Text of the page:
Economy

Zungchu is very 'average' economically. Its GDP (137.6 million Yuan in 1994 puts it fifth of Ngawa's thirteen counties; by population it is sixth. Like most of the other counties, production is led by the primary sector (60 million Yuan, or 44%, in 1994). Tertiary industry, which would include tourism hotels and transport as well as most of local government's activities, is predictably somewhat stronger than most other Ngawa counties, producing 38.4 million Yuan in 1994. Only Maowun and Barkham (with its array of state offices) were more productive in tertiary industry. Per capita GDP m 1994 was modest at 2,117 Yuan8. Per capita net rural income, winch should more accurately reflect a the level of livihood enjoyed by the largely rural population, was 772 Yuan in 1992.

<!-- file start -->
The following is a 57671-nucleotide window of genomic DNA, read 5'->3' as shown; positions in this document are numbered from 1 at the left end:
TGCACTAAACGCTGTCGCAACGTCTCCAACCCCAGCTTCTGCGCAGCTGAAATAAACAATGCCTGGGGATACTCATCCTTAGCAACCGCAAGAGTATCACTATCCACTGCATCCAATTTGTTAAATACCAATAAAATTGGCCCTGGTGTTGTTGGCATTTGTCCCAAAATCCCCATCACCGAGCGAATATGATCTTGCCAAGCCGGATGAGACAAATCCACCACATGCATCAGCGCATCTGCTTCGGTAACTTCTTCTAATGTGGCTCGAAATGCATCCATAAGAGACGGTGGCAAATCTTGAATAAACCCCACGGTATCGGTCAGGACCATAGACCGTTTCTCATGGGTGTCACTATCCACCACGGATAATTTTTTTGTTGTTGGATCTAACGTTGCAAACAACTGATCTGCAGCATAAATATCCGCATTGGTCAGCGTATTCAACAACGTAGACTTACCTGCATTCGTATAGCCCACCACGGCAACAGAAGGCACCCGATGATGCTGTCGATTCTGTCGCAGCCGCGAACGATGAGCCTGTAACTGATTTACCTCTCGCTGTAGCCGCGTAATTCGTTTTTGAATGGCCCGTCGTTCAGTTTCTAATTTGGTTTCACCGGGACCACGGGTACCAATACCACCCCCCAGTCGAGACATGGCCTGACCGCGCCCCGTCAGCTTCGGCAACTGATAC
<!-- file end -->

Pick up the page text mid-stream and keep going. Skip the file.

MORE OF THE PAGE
Agiriculture

All ethnic groups among the Zungchu county population engage in agriculture, the main form of local economy. Principal crops include wheat, barley, apples and walnuts, as well as economic crops like tea, Chinese prickly ash and raw lacquer. The land around the county town is intensively cultivated in neat fields and terraces, a pattern that continues further south and blends towards the north with grazing. In the immediate vicinity of the county town farmers are Hui and Chinese as well as Tibetan. The incidence of Tibetan farming villages decreases gradually towards the south, but forms the majority of villages moving northwards. As is the case in other parts of Ngawa, the Qiang farm the most difficult land, high in the mountains.